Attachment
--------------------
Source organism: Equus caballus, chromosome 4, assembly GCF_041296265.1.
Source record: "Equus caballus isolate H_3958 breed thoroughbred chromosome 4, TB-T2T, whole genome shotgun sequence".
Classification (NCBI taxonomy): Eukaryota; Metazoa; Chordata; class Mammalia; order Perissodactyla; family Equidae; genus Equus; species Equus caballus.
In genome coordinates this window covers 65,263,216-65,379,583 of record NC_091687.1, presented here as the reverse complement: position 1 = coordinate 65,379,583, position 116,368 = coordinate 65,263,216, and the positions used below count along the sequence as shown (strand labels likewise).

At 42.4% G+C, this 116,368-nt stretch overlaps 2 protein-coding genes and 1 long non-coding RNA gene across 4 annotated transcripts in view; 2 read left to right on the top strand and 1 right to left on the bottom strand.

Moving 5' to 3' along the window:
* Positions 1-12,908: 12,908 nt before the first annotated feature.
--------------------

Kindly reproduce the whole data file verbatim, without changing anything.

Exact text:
Source organism: Equus caballus, chromosome 4, assembly GCF_041296265.1.
Source record: "Equus caballus isolate H_3958 breed thoroughbred chromosome 4, TB-T2T, whole genome shotgun sequence".
Classification (NCBI taxonomy): Eukaryota; Metazoa; Chordata; class Mammalia; order Perissodactyla; family Equidae; genus Equus; species Equus caballus.
In genome coordinates this window covers 65,263,216-65,379,583 of record NC_091687.1, presented here as the reverse complement: position 1 = coordinate 65,379,583, position 116,368 = coordinate 65,263,216, and the positions used below count along the sequence as shown (strand labels likewise).

At 42.4% G+C, this 116,368-nt stretch overlaps 2 protein-coding genes and 1 long non-coding RNA gene across 4 annotated transcripts in view; 2 read left to right on the top strand and 1 right to left on the bottom strand.

Moving 5' to 3' along the window:
* Positions 1-12,908: 12,908 nt before the first annotated feature.